Facebook has come under fire as one of big tech’s most highlighted ESG-offenders. Facebook-owned Instagram has been targeted for its influence on young people, especially those under the age of 13 who aren’t allowed to use the services but find a way to anyway. Whether it’s targeted advertising toward young people or data privacy violations, Facebook is starting to become one of the more muddied tech companies. It’s not just guns, tobacco, and alcohol stocks that are seen as taboo investments, it’s also companies like Facebook that could be omitted from ESG funds going forward (see “An Introduction To ESG,” First Quarter 2021 ESG Review, p. 2).
In response, Facebook wants to launch a service called Instagram Kids that alters the experience for folks under the age of 13. However, Facebook is pausing the launch of the service due to harsh criticism. Below is a statement by Adam Mosseri, head of Instagram, on why the company is building parental supervision tools.
We wanted to provide an update on our work to build an Instagram experience for people under the age of 13, often referred to as “Instagram Kids.” We started this project to address an important problem seen across our industry: kids are getting phones younger and younger, misrepresenting their age, and downloading apps that are meant for those 13 or older.
We firmly believe that it’s better for parents to have the option to give their children access to a version of Instagram that is designed for them — where parents can supervise and control their experience — than relying on an app’s ability to verify the age of kids who are too young to have an ID.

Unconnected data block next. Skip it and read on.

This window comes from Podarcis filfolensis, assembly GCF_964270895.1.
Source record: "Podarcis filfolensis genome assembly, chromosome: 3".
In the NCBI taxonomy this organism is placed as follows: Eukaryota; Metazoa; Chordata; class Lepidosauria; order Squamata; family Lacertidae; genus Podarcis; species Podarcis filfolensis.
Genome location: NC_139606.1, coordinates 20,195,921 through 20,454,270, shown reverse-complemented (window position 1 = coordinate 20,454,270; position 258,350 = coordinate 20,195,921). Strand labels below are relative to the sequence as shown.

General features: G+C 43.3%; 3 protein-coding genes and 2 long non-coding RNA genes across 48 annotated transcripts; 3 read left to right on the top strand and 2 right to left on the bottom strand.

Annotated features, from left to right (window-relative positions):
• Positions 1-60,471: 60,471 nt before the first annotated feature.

While we stand by the need to develop this experience, we’ve decided to pause this project. This will give us time to work with parents, experts, policymakers, and regulators, to listen to their concerns, and to demonstrate the value and importance of this project for younger teens online today.
Kids Are Already Online
Critics of “Instagram Kids” will see this as an acknowledgement that the project is a bad idea. That’s not the case. The reality is that kids are already online, and we believe that developing age-appropriate experiences designed specifically for them is far better for parents than where we are today.
We’re not the only company to think so. Our peers recognized these issues and built experiences for kids. YouTube and TikTok have versions of their app for those under 13.
Our intention is not for this version to be the same as Instagram today. It was never meant for younger kids, but for tweens (aged 10 to 12). It will require parental permission to join, it won’t have ads, and it will have age-appropriate content and features. Parents can supervise the time their children spend on the app and oversee who can message them, who can follow them, and who they can follow. The list goes on.
Building Parental Supervision Tools
An important part of what we’ve been developing for “Instagram Kids” is a way for parents to supervise their child’s use of Instagram. While we’re pausing our development of “Instagram Kids,” we’ll continue our work to allow parents to oversee their children’s accounts by expanding these tools to teen accounts (aged 13 and over) on Instagram.
These new features, which parents and teens can opt into, will give parents the tools to meaningfully shape their teen’s experience. We’ll have more to share on this in the coming months.
Continuing Our Focus On Teen Safety
Recent reporting from the Wall Street Journal on our research into teen’s experiences on Instagram has raised a lot of questions for people. To be clear, I don’t agree with how the journal has reported on our research. My colleague Pratiti goes into this more here.
We do research like this so we can make Instagram better. That means our insights often shed light on problems, but they inspire new ideas and changes to Instagram.
Research also informs our work on issues like negative body image. We announced last week that we’re exploring two new ideas: encouraging people to look at other topics if they’re dwelling on content that might contribute to negative social comparison, and a feature tentatively called “Take a Break,” where people could put their account on pause and take a moment to consider whether the time they’re spending is meaningful.
I have three children and their safety is the most important thing in my life. I hear the concerns with this project, and we’re announcing these steps today so we can get it right.